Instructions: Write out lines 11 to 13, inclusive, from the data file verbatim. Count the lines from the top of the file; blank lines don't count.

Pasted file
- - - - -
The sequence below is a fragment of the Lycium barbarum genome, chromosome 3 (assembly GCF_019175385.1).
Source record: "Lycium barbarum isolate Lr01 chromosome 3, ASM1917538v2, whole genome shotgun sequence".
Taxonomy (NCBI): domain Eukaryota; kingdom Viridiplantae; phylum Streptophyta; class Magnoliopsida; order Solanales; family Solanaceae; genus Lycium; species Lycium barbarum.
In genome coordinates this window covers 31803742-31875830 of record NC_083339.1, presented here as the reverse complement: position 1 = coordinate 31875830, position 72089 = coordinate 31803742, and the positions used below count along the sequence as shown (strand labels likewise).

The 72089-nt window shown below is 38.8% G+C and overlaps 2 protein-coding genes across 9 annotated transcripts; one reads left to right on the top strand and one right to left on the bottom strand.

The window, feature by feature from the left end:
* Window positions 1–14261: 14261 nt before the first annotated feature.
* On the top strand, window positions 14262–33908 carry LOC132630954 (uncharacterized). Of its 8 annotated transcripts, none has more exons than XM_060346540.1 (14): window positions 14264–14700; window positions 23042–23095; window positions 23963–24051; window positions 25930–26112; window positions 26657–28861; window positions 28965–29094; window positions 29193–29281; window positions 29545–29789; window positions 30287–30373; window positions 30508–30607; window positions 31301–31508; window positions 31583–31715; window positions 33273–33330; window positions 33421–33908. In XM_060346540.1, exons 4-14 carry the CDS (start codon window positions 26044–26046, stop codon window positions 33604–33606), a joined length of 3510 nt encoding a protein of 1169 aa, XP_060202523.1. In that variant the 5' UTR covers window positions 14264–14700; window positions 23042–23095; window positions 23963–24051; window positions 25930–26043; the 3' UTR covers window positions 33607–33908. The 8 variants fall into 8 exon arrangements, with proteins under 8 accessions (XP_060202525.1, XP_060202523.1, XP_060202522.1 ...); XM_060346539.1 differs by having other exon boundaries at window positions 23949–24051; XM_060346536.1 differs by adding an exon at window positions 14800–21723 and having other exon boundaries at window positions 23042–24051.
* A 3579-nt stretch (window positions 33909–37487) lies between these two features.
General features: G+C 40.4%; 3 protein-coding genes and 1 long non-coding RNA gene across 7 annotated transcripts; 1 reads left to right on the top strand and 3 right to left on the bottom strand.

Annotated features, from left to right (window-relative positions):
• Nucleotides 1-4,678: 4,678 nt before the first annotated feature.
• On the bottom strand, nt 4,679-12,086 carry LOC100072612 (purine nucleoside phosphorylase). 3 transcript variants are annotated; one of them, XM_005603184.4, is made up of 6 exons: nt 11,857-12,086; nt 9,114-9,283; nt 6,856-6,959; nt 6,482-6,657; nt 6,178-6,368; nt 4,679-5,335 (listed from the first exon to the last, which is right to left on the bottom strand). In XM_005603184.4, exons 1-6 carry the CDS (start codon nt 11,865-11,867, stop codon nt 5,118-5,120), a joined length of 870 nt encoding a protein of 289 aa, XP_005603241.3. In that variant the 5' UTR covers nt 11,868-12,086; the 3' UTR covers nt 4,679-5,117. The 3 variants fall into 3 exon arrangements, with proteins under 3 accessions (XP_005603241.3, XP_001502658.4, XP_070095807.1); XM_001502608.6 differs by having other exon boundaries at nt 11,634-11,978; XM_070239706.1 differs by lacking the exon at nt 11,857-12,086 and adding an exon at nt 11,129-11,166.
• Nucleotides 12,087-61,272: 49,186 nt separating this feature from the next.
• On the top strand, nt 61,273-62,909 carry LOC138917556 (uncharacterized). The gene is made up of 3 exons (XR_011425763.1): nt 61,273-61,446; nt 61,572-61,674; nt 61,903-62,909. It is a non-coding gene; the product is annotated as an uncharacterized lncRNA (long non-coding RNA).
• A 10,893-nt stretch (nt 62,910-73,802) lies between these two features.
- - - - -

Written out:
Annotated features, from left to right (window-relative positions):
• Nucleotides 1-4,678: 4,678 nt before the first annotated feature.
• On the bottom strand, nt 4,679-12,086 carry LOC100072612 (purine nucleoside phosphorylase). 3 transcript variants are annotated; one of them, XM_005603184.4, is made up of 6 exons: nt 11,857-12,086; nt 9,114-9,283; nt 6,856-6,959; nt 6,482-6,657; nt 6,178-6,368; nt 4,679-5,335 (listed from the first exon to the last, which is right to left on the bottom strand). In XM_005603184.4, exons 1-6 carry the CDS (start codon nt 11,865-11,867, stop codon nt 5,118-5,120), a joined length of 870 nt encoding a protein of 289 aa, XP_005603241.3. In that variant the 5' UTR covers nt 11,868-12,086; the 3' UTR covers nt 4,679-5,117. The 3 variants fall into 3 exon arrangements, with proteins under 3 accessions (XP_005603241.3, XP_001502658.4, XP_070095807.1); XM_001502608.6 differs by having other exon boundaries at nt 11,634-11,978; XM_070239706.1 differs by lacking the exon at nt 11,857-12,086 and adding an exon at nt 11,129-11,166.